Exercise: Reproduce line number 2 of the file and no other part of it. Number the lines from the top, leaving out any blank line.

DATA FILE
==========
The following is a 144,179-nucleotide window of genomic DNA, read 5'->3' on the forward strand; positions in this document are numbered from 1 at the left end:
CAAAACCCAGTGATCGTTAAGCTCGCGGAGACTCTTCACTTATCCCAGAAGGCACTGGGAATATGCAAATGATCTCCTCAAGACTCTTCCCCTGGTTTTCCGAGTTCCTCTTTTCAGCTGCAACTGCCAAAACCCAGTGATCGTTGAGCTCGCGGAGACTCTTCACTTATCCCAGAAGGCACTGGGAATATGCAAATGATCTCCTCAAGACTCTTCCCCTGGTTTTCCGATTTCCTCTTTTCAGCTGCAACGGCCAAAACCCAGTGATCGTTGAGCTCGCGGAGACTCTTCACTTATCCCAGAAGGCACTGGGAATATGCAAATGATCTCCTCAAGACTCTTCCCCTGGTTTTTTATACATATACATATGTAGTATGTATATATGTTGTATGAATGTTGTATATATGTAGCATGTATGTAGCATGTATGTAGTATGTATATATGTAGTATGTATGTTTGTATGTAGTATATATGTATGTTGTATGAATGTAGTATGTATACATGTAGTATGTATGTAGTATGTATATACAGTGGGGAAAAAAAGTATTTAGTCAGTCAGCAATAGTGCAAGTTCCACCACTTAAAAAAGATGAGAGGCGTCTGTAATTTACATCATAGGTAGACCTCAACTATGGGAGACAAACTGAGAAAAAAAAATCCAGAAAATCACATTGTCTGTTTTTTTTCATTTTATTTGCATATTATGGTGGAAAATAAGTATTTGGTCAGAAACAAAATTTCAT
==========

CAAAACCCAGTGATCGTTAAGCTCGCGGAGACTCTTCACTTATCCCAGAAGGCACTGGGAATATGCAAATGATCTCCTCAAGACTCTTCCCCTGGTTTTCCGAGTTCCTCTTTTCAGCTGCAACTGCCAAAACCCAGTGATCGTTGAGCTCGCGGAGACTCTTCACTTATCCCAGAAGGCACTGGGAATATGCAAATGATCTCCTCAAGACTCTTCCCCTGGTTTTCCGATTTCCTCTTTTCAGCTGCAACGGCCAAAACCCAGTGATCGTTGAGCTCGCGGAGACTCTTCACTTATCCCAGAAGGCACTGGGAATATGCAAATGATCTCCTCAAGACTCTTCCCCTGGTTTTTTATACATATACATATGTAGTATGTATATATGTTGTATGAATGTTGTATATATGTAGCATGTATGTAGCATGTATGTAGTATGTATATATGTAGTATGTATGTTTGTATGTAGTATATATGTATGTTGTATGAATGTAGTATGTATACATGTAGTATGTATGTAGTATGTATATACAGTGGGGAAAAAAAGTATTTAGTCAGTCAGCAATAGTGCAAGTTCCACCACTTAAAAAAGATGAGAGGCGTCTGTAATTTACATCATAGGTAGACCTCAACTATGGGAGACAAACTGAGAAAAAAAAATCCAGAAAATCACATTGTCTGTTTTTTTTCATTTTATTTGCATATTATGGTGGAAAATAAGTATTTGGTCAGAAACAAAATTTCAT